Real Estates

An occult researcher’s New York home and headquarters lists for $15 million

This Upper West Side townhouse offers luxury in this world—and a longtime connection to the beyond.

The American Society for Psychological Research, a 138-year-old nonprofit dedicated to the study of “extraordinary or as yet unexplained phenomena,” has put its headquarters on the market for $15 million.

Founded in 1885, ASPR claims to be “the oldest psychological research organization in the United States” on its website, where it explains its focus on answering questions like “How does the mind relate to matter, energy, space, and time? In what inexplicable ways do we connect with the universe and each other?”

The group lists a number of intellectuals and inventors among its alumni, including Chester Carlson, who invented the Xerox, dream researcher Montague Ullman and quantum physicist David Bohm. Sigmund Freud and Carl Jung, the group notes, “were honorary members.”

occult town hall, upper west headquarters
The roof, which the virtual scenes show, is great for a deck.
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occult town hall, upper west headquarters
View down the original circular staircase.
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occult town hall, upper west headquarters
The property is 20 feet wide.
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occult town hall, upper west headquarters
The offer has nine original fireplaces.
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occult town hall, upper west headquarters
The facade of the building is made of limestone and brick.
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occult town hall, upper west headquarters
The company previously listed the property in 2019.
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occult town hall, upper west headquarters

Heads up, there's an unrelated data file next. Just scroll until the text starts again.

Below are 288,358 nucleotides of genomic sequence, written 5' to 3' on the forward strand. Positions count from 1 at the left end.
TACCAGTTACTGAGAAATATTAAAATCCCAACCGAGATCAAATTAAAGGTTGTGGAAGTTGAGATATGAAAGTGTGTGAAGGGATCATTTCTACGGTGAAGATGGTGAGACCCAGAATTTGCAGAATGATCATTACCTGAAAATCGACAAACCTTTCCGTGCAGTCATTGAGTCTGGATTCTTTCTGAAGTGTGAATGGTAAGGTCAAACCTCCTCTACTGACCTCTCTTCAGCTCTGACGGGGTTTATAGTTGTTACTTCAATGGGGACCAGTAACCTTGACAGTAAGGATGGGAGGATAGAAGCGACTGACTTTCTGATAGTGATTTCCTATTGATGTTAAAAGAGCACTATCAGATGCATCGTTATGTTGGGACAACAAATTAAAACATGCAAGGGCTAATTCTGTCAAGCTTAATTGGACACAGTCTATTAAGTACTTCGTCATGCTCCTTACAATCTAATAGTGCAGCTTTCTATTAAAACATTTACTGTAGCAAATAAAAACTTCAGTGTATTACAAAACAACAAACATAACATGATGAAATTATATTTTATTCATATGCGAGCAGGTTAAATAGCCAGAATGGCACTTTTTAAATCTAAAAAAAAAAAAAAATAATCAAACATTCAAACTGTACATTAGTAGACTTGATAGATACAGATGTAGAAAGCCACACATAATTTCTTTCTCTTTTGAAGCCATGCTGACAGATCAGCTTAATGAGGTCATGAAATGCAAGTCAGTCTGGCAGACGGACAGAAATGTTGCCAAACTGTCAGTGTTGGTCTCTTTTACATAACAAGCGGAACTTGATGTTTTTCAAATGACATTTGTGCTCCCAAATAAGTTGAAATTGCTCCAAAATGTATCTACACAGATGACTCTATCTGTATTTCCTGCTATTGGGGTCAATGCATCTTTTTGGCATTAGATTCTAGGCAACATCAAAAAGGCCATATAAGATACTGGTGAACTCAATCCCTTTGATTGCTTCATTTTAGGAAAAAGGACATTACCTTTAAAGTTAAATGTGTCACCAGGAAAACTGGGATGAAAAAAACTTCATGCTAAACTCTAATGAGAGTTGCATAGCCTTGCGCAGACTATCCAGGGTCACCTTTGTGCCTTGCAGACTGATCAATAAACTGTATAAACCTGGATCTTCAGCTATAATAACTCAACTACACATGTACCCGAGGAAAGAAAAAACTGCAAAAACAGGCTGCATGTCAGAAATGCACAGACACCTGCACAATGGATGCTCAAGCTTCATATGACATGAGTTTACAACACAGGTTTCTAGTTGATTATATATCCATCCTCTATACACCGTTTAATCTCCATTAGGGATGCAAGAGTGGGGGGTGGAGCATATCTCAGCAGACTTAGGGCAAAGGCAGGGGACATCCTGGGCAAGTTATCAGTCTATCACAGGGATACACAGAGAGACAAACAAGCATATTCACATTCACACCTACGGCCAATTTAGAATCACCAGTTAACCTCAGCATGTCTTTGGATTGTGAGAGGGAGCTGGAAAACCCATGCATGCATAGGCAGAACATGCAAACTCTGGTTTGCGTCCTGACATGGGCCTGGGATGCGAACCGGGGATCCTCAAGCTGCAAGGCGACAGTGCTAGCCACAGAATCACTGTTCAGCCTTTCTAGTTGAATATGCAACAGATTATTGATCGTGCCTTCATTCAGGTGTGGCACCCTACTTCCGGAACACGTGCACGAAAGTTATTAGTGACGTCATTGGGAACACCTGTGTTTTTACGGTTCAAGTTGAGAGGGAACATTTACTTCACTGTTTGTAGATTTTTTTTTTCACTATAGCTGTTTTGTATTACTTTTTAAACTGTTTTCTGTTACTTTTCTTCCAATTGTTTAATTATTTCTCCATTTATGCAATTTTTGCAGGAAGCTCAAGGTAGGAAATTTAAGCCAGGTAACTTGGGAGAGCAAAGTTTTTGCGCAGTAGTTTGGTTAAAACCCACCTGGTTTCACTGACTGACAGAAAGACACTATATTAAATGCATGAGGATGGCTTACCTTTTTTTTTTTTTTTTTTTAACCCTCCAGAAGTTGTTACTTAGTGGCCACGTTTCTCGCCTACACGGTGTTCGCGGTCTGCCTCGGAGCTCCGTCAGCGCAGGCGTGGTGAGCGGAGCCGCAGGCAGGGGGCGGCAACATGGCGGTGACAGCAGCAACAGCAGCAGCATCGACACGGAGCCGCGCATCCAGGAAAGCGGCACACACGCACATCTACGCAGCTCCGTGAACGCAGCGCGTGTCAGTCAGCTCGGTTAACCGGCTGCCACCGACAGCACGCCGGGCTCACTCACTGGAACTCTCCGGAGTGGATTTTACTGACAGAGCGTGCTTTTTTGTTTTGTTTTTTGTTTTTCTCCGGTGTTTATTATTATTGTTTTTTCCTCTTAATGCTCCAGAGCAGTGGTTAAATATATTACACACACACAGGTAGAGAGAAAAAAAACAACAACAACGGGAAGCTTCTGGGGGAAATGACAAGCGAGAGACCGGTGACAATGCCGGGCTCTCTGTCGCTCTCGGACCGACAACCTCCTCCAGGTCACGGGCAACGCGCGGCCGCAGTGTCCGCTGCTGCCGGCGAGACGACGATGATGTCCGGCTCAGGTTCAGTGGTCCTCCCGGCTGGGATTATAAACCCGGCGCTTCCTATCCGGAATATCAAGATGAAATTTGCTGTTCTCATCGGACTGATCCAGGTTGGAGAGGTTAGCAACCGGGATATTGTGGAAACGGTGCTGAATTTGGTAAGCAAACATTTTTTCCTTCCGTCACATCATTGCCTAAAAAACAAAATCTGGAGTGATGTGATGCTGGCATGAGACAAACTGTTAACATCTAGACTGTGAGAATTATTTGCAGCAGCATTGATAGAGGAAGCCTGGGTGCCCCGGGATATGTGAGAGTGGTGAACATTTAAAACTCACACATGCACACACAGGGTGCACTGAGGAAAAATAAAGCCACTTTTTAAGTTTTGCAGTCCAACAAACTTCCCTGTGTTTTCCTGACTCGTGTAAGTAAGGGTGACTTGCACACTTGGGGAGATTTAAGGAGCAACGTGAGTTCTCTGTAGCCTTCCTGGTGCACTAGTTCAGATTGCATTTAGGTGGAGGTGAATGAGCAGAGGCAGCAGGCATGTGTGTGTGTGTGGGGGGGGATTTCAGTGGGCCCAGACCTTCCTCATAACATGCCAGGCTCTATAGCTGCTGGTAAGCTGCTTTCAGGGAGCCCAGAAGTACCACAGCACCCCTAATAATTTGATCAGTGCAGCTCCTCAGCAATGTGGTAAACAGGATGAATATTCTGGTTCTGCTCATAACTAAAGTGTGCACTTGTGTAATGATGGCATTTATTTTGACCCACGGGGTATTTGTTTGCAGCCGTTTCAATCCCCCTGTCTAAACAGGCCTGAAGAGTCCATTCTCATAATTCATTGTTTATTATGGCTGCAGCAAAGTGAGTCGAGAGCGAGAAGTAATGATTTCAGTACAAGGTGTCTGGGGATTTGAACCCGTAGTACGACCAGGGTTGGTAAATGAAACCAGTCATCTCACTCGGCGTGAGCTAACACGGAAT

The building was built in the Beaux-Arts style.
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occult town hall, upper west headquarters
There is original millwork throughout.
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occult town hall, upper west headquarters
Original details include handsome herringbone floors.
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While the group continues to explore such heady concepts, one thing is certain: they want to part with the luxury address. The current listing is not ASPR’s first but second attempt to offload the 10,000-square-foot townhouse, Crain’s reports. In 2019, the Society first attempted to sell the 18-room property for $18 million through Sotheby’s International Realty.

Now, Compass agents Charlie Attias, Alexandra Loeb and David Attias have the 5 W’s. 73rd St. list for a reduced $15 million.

Located across the street from the Dakota, the Beaux-Arts estate has all the pre-war details, including nine original fireplaces – all imported from Italy – an original circular staircase framed by a skylight, an inlaid marble floor and a red brick and limestone facade. The estate is 20 feet wide and was designed by the architectural firm of Welch, Smith and Provot, also responsible for the Duke-Semans mansion on Fifth Avenue.

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